So, are you a good steward of your story of grace? Have you thought about how to tell your story in a way that puts God and his grace in center stage? Have you looked around and considered who’s living with or near you who could benefit from your story of grace? Where have you tended not to let your gratitude shine as brightly as it should? Where have you been unwilling to talk honestly about how much you were (and continue to be) a person in need of rescue?

   So, it’s true; you have been called to teach.  Maybe not as a pastor, small group leader, Sunday School teacher, or foreign missionary. But you have been called to a daily life of gospel transparency, where you’re ready, willing and waiting to share your gratitude for the grace you’ve been given someone who needs it just as much as you.

All for Jesus,

Fletch

True Hope

February 16, 2009 — Leave a comment

My pastor preached a great sermon yesterday on Ephesians 4:1-6. (Wait, I thought you were the pastor?  I am a pastor, actually I am “the Assistant to the Pastor until Feb 28th when I get officially ordained, then I will be the Assistant Pastor.  So since I am the second guy I only preach about once every 7 weeks or so).  Anyway, at one point during his sermon he started talking about the unified hope that believers have in Christ and in His promises.  I started thinking about hope and what makes our hope, as believers, different than other people’s hope, so for instance like hope that Obama will change our country for the better (which I am highly skeptical about, since one of his first acts as President was to repeal a funding ban on abortions, so right now, thanks to Obama, more and more babies are being killed).

So how is our hope as Christians different than other people’s hope?  Our hope is a Biblical hope.  Hope is the certainty of belief in something we cannot see and has not happened yet.  But where does the certainty come from?  The Christian’s certainty of hope comes from the Bible which displays the integrity and character of God.  Therefore, our hope is based on God’s character.  When God promises to do something He delivers.  History has shown it through the prophets.  If you are interested just read Psalm 22, written by King David about a thousand years before Christ was crucified, then go and read one of the gospel accounts of the crucifixion, like Matthew 27.  Look at how many prophesies are fulfilled just between these two passages alone.  God fulfilled His promise to redeem His people from their sins through the death of Christ.  And there are hundreds of other prophesies and promises throughout the Old Testament that are fulfilled in the New Testament.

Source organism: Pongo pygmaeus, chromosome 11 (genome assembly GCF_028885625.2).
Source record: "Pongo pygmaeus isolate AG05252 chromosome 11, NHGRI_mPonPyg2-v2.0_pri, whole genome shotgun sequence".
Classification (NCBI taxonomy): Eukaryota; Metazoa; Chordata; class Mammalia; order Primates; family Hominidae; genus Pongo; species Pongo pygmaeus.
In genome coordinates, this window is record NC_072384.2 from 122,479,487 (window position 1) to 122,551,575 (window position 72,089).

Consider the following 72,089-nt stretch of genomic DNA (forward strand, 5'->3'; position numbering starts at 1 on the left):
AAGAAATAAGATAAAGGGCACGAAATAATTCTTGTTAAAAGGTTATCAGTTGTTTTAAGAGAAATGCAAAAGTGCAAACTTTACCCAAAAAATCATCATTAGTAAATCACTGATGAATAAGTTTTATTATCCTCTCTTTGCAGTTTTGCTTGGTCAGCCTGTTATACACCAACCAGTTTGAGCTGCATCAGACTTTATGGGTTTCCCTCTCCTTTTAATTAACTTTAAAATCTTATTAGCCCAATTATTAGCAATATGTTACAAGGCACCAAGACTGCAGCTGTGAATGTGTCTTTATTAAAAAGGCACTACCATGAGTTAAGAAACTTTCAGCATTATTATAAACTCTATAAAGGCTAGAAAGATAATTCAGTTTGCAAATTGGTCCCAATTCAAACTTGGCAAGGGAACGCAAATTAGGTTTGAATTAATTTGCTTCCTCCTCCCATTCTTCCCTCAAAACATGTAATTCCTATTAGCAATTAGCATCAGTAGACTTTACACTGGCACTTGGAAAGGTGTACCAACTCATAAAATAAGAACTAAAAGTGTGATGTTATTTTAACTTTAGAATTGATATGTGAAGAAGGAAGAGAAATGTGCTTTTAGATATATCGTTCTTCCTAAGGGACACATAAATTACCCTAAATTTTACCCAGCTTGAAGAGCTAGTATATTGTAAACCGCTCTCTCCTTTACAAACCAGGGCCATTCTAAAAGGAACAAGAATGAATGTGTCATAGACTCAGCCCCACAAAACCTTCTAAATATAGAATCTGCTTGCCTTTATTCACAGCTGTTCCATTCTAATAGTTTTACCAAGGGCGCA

Think about it this way…God does not live within the limits of time because He is an eternal Spirit.  We are limited by time and therefore cannot see what will happen in the future.  So our hope in human beings is extremely flawed.  It’s like saying I hope I win the lottery.  There is such a miniscule chance that it will actually happen.  But with God, our hope is secure.  Look at what Numbers 23:19 says, “God is not a man that He should lie, or the son of man, that He should change His mind. Has He said, and will He not do it? Or has He spoken, and will He not fulfill it?”  God does what He says He will do.  And this is not just because God can see into the future, He is already in the future.  Remember, He is not bound by time. But God providentially causes things to happen according to His plan.  He does not react to human situations, He already knows what will happen, God is never surprised.  God has made us certain promises in the Bible and He will providentially deliver those promises, He has a proven track record, so far He’s been 100% in fulfilling what He says He will do.  We can be certain that our hope is not in vain.